Quality improvement initiatives: the case of the sick newborn
In 2018 an excellent review article was published, summarising all the strategies that have been used to improve the quality of care of newborns.
As you would remember, newborn mortality is the element of under-five mortality with the least improvement, and now makes up some 40% of all under-five mortality. The paper, Quality improvement initiatives for hospitalised small and sick newborns in low- and middle-income countries: a systematic review, reports on a systematic review to examine strategies that improve the quality of newborn care.
The authors looked at 28 studies that covered 23 low and middle-income countries.
They divided the interventions into the level at which they worked: the macro (above district level), meso (interventions that work at the clinic and district level) and micro (those interventions that change the provider-client interaction). As you might expect, most of the interventions worked at the meso (clinic or district) level. The interventions described at each level are summarised in the following table (some studies involved more than one strategy).
Table 1. Strategies and health system level
|Level||Strategy||Number of studies|
|Micro||Distribution of reference materials to providers||8|
|Meso||Strengthening facility infrastructure||6|
|Continuous quality improvement||7|
|Macro||Regulation and governance||1|
As you can see from the table the most common intervention involved in-service training of health providers, followed by reorganising services (e.g. adding more streamlined triage, or changing the patient flow and room arrangements in a Neonatal Intensive Care Unit). The macro approaches, which reflect a more systems approach, included undertaking a national service gap assessment and then authorising task shifting to address the identified gaps, and a national level focus on capacity building (using a range of strategies) to embed improved practice. It is interesting to see the relative lack of system wide quality improvement interventions.
The authors then looked at the evidence for the effectiveness of these quality improvement strategies. ‘Effectiveness’ was most commonly measured by newborn mortality, and some other indicators like length of stay in hospital. None of the studies they found had looked at whether any changes in equity resulted from the interventions.
What do you think the findings were?
If you said ‘mixed’ then you would be correct – there were many studies that demonstrated improved outcomes, but also many studies where there was no change, or even poorer outcomes.
The authors then did a more interesting analysis of the enabling and constraining factors to effective quality improvement, and the results are summarised in this list:
Promoters of quality
- Motivation of key individuals
- Continuing monitoring throughout
- Interdisciplinary collaboration
- Abandonment of unnecessary practices
- Schemes tailored to participants
- On-site support
- Refresher programmes
- Formal training in QI methods
- Low cost of intervention
- Relationships between health workers, community leaders and district officials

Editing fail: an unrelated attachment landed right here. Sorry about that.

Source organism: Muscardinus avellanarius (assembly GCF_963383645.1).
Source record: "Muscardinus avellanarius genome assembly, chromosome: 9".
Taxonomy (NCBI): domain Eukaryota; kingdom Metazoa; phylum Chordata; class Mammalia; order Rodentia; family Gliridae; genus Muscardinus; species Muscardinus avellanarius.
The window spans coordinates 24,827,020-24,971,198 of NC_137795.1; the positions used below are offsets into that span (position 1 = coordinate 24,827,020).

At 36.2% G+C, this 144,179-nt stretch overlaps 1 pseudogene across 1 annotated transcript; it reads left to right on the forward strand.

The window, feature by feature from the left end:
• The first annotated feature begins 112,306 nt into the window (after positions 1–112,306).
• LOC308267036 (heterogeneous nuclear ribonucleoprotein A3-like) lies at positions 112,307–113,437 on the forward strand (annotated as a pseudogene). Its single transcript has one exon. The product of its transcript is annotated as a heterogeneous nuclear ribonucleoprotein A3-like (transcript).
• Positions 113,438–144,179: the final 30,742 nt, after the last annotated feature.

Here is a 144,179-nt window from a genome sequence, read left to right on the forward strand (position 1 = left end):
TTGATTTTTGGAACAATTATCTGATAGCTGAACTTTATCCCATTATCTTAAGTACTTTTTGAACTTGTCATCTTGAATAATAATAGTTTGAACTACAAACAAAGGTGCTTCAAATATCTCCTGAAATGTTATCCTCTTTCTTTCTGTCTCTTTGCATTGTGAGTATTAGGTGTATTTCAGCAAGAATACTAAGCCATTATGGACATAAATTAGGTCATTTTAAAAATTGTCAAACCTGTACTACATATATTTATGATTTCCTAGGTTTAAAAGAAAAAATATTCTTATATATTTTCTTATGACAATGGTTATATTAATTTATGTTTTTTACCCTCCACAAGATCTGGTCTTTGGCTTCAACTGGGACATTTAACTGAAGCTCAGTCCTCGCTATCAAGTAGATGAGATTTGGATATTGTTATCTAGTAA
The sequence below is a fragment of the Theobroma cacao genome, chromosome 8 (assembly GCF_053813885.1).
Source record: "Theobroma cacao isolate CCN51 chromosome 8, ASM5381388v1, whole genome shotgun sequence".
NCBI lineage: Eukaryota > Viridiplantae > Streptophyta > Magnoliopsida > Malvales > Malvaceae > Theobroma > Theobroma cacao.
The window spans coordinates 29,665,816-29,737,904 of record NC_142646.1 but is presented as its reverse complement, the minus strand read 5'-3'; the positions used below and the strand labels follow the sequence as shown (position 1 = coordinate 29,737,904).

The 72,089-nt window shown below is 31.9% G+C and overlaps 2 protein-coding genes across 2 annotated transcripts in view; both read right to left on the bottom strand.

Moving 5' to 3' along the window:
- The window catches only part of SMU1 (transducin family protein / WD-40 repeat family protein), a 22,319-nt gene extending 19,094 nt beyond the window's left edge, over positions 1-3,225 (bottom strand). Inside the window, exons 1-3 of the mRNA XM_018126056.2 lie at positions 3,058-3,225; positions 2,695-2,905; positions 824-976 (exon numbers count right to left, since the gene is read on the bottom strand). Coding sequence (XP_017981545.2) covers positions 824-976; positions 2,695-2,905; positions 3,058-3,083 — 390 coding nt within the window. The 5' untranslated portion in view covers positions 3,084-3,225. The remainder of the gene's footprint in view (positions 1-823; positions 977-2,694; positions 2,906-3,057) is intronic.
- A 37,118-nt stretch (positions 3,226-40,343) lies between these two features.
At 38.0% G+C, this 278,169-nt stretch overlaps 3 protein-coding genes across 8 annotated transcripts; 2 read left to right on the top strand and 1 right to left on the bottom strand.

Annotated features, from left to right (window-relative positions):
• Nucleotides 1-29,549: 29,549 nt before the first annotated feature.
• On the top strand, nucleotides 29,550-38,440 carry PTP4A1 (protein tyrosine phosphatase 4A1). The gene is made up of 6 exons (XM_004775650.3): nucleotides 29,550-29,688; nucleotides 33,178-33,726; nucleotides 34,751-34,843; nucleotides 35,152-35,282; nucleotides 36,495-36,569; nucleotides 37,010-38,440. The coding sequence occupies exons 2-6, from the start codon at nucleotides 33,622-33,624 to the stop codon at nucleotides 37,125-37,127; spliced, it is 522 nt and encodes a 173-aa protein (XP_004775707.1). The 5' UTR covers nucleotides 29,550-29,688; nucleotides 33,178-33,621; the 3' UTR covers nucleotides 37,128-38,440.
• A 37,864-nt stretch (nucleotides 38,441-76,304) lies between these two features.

- High-quality national data collection
- Formal health service support
- NGO collaboration initiatives
Barriers to quality
- Overburdened staff
- Lack of sufficient equipment
- High changeover of workforce
- Defects in staff knowledge and practice
- Unmotivated staff
- Multiple QI measures/audits simultaneously
- Insufficient funding
- Insufficient health services relative to demand
- Government redistribution of staff
- Inadequate documentation
- Confounding health policy changes
What can we learn from this review?
We think there are a number of lessons. We tend to focus on single interventions in quality improvement rather than looking at system-wide quality improvement, which is harder, more expensive and more difficult to measure and attribute change. We come back to many of the themes that have run throughout this course: we don’t get the same outcome when we apply the same intervention in a different context; we are constrained by our data and the quality of our HMIS in measuring improvement; we are more comfortable with training interventions and we invest less in system approaches.
The authors concluded:
“Going forward, we recommend more rigorous evaluation of quality improvement in neonatal hospital care. Interventions are commonly at the meso level and educational in nature, and more focus is required around macro- and micro-level interventions; other study designs should be explored, with direct investigation of barriers and promoters. This should be linked to programmatic efforts where possible, in order to combine implementation and research. Small and sick hospitalised newborns in LMICs are a population at the highest risk—they should be one of the prime beneficiaries of quality of care interventions and investments.” (Zaka et al., 2018, pg. 18)
In your context:
- Do you find that training health workers is often the first (and maybe ONLY) quality improvement strategy?
- What does this say about our understanding of the importance of health system interventions?
Share any thoughts and experiences in the comments section below, then, take some time to read how your response compares to others.
Zaka, N, Alexander, EC, Manikam, L, Norman, IC, Akhbari, M, Moxon, S, Ram, PK, Murphy, G, English, M, Niermeyer, S & Pearson, L, 2018. ‘Quality improvement initiatives for hospitalised small and sick newborns in low-and middle-income countries: a systematic review’, Implementation science, vol. 13, no. 1, p.20.
© Nossal Institute for Global Health at the University of Melbourne